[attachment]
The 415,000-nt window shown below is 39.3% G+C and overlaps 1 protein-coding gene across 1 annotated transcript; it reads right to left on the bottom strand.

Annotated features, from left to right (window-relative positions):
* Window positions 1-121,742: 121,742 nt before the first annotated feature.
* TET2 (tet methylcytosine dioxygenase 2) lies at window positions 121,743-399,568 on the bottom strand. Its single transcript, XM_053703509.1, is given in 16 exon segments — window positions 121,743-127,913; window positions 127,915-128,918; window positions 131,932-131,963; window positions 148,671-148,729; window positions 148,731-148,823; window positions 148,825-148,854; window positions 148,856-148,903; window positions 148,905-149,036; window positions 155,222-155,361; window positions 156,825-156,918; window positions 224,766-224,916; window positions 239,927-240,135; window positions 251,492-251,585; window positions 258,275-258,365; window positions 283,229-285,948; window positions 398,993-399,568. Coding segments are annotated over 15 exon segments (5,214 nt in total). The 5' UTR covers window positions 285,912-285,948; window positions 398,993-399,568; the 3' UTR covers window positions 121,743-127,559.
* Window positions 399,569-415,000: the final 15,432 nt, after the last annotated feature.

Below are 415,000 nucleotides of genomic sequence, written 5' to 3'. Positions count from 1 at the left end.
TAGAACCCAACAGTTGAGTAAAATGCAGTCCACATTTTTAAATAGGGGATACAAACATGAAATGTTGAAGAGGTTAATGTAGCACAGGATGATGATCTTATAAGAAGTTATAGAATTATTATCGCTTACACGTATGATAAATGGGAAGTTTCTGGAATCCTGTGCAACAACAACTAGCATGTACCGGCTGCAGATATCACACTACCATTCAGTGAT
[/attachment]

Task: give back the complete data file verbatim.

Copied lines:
The 415,000-nt window shown below is 39.3% G+C and overlaps 1 protein-coding gene across 1 annotated transcript; it reads right to left on the bottom strand.

Annotated features, from left to right (window-relative positions):
* Window positions 1-121,742: 121,742 nt before the first annotated feature.
* TET2 (tet methylcytosine dioxygenase 2) lies at window positions 121,743-399,568 on the bottom strand. Its single transcript, XM_053703509.1, is given in 16 exon segments — window positions 121,743-127,913; window positions 127,915-128,918; window positions 131,932-131,963; window positions 148,671-148,729; window positions 148,731-148,823; window positions 148,825-148,854; window positions 148,856-148,903; window positions 148,905-149,036; window positions 155,222-155,361; window positions 156,825-156,918; window positions 224,766-224,916; window positions 239,927-240,135; window positions 251,492-251,585; window positions 258,275-258,365; window positions 283,229-285,948; window positions 398,993-399,568. Coding segments are annotated over 15 exon segments (5,214 nt in total). The 5' UTR covers window positions 285,912-285,948; window positions 398,993-399,568; the 3' UTR covers window positions 121,743-127,559.
* Window positions 399,569-415,000: the final 15,432 nt, after the last annotated feature.

Below are 415,000 nucleotides of genomic sequence, written 5' to 3'. Positions count from 1 at the left end.
TAGAACCCAACAGTTGAGTAAAATGCAGTCCACATTTTTAAATAGGGGATACAAACATGAAATGTTGAAGAGGTTAATGTAGCACAGGATGATGATCTTATAAGAAGTTATAGAATTATTATCGCTTACACGTATGATAAATGGGAAGTTTCTGGAATCCTGTGCAACAACAACTAGCATGTACCGGCTGCAGATATCACACTACCATTCAGTGAT